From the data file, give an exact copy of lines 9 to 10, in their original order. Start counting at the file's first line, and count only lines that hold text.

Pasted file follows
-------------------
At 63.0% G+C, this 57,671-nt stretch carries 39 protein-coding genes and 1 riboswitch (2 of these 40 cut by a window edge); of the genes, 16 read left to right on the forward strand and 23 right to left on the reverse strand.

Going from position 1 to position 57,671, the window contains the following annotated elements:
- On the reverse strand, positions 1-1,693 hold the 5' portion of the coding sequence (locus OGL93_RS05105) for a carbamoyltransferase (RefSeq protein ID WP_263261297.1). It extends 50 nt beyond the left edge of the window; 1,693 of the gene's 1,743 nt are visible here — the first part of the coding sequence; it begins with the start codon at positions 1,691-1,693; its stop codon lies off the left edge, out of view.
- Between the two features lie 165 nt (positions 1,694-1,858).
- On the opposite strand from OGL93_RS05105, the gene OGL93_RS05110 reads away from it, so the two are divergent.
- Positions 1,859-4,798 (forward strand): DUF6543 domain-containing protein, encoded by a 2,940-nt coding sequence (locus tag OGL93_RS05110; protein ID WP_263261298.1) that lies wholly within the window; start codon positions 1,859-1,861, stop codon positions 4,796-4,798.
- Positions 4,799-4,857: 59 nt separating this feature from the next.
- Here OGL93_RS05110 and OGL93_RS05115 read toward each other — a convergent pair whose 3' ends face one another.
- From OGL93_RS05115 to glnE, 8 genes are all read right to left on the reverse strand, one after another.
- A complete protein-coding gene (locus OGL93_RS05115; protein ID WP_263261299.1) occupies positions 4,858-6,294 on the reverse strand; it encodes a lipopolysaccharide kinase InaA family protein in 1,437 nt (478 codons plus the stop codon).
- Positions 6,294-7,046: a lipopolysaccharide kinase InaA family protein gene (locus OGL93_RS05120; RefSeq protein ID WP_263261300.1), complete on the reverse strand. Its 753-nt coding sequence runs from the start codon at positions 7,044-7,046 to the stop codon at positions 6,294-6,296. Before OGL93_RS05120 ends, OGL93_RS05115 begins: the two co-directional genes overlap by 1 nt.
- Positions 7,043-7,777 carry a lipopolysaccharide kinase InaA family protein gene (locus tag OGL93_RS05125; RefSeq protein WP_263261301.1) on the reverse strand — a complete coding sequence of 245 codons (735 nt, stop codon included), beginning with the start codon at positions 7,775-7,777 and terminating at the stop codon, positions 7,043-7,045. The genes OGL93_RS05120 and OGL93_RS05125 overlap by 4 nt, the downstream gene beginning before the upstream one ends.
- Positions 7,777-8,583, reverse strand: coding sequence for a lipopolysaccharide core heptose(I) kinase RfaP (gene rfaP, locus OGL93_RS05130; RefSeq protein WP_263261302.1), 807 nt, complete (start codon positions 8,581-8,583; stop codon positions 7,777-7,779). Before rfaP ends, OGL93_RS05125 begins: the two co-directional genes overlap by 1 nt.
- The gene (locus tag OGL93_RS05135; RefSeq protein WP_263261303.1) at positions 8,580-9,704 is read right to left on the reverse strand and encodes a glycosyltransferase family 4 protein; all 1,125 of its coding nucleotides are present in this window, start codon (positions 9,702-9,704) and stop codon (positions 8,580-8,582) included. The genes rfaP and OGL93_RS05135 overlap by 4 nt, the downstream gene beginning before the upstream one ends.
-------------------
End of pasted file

- From OGL93_RS05115 to glnE, 8 genes are all read right to left on the reverse strand, one after another.
- A complete protein-coding gene (locus OGL93_RS05115; protein ID WP_263261299.1) occupies positions 4,858-6,294 on the reverse strand; it encodes a lipopolysaccharide kinase InaA family protein in 1,437 nt (478 codons plus the stop codon).